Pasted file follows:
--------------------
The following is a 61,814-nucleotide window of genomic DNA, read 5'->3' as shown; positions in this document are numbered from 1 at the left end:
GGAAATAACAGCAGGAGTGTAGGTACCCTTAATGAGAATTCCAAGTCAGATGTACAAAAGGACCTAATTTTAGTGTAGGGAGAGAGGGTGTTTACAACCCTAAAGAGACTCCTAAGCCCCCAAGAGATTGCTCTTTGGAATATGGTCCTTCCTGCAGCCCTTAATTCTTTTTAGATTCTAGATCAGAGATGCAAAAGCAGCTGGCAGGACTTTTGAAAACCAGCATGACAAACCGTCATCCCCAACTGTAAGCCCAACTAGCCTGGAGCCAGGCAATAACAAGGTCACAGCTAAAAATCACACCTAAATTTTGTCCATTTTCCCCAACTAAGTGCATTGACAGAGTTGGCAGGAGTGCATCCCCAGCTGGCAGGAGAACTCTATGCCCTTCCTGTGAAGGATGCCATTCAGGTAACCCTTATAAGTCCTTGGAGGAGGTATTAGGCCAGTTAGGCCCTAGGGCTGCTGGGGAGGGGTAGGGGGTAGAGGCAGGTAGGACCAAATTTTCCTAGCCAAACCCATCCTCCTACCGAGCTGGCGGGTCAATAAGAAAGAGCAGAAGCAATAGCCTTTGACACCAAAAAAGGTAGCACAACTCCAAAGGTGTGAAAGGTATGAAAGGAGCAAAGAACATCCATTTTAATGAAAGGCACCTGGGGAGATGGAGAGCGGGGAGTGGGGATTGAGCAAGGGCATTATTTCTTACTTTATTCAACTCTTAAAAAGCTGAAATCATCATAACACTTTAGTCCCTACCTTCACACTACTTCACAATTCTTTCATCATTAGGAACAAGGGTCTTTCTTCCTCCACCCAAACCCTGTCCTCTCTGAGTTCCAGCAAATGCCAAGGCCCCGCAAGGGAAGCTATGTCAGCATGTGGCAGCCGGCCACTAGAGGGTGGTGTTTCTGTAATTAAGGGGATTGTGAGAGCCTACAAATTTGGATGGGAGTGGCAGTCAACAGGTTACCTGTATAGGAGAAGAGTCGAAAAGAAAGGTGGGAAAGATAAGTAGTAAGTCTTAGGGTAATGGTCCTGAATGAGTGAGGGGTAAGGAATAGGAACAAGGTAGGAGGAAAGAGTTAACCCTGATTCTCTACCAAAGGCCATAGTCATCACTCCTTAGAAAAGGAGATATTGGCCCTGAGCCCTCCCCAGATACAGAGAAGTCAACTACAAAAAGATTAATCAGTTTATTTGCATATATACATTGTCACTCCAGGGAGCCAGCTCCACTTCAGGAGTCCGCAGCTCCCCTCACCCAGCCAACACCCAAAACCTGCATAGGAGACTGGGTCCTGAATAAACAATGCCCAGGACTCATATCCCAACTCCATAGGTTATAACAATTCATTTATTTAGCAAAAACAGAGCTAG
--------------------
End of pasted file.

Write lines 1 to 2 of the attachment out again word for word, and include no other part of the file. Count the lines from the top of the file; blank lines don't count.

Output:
The following is a 61,814-nucleotide window of genomic DNA, read 5'->3' as shown; positions in this document are numbered from 1 at the left end:
GGAAATAACAGCAGGAGTGTAGGTACCCTTAATGAGAATTCCAAGTCAGATGTACAAAAGGACCTAATTTTAGTGTAGGGAGAGAGGGTGTTTACAACCCTAAAGAGACTCCTAAGCCCCCAAGAGATTGCTCTTTGGAATATGGTCCTTCCTGCAGCCCTTAATTCTTTTTAGATTCTAGATCAGAGATGCAAAAGCAGCTGGCAGGACTTTTGAAAACCAGCATGACAAACCGTCATCCCCAACTGTAAGCCCAACTAGCCTGGAGCCAGGCAATAACAAGGTCACAGCTAAAAATCACACCTAAATTTTGTCCATTTTCCCCAACTAAGTGCATTGACAGAGTTGGCAGGAGTGCATCCCCAGCTGGCAGGAGAACTCTATGCCCTTCCTGTGAAGGATGCCATTCAGGTAACCCTTATAAGTCCTTGGAGGAGGTATTAGGCCAGTTAGGCCCTAGGGCTGCTGGGGAGGGGTAGGGGGTAGAGGCAGGTAGGACCAAATTTTCCTAGCCAAACCCATCCTCCTACCGAGCTGGCGGGTCAATAAGAAAGAGCAGAAGCAATAGCCTTTGACACCAAAAAAGGTAGCACAACTCCAAAGGTGTGAAAGGTATGAAAGGAGCAAAGAACATCCATTTTAATGAAAGGCACCTGGGGAGATGGAGAGCGGGGAGTGGGGATTGAGCAAGGGCATTATTTCTTACTTTATTCAACTCTTAAAAAGCTGAAATCATCATAACACTTTAGTCCCTACCTTCACACTACTTCACAATTCTTTCATCATTAGGAACAAGGGTCTTTCTTCCTCCACCCAAACCCTGTCCTCTCTGAGTTCCAGCAAATGCCAAGGCCCCGCAAGGGAAGCTATGTCAGCATGTGGCAGCCGGCCACTAGAGGGTGGTGTTTCTGTAATTAAGGGGATTGTGAGAGCCTACAAATTTGGATGGGAGTGGCAGTCAACAGGTTACCTGTATAGGAGAAGAGTCGAAAAGAAAGGTGGGAAAGATAAGTAGTAAGTCTTAGGGTAATGGTCCTGAATGAGTGAGGGGTAAGGAATAGGAACAAGGTAGGAGGAAAGAGTTAACCCTGATTCTCTACCAAAGGCCATAGTCATCACTCCTTAGAAAAGGAGATATTGGCCCTGAGCCCTCCCCAGATACAGAGAAGTCAACTACAAAAAGATTAATCAGTTTATTTGCATATATACATTGTCACTCCAGGGAGCCAGCTCCACTTCAGGAGTCCGCAGCTCCCCTCACCCAGCCAACACCCAAAACCTGCATAGGAGACTGGGTCCTGAATAAACAATGCCCAGGACTCATATCCCAACTCCATAGGTTATAACAATTCATTTATTTAGCAAAAACAGAGCTAG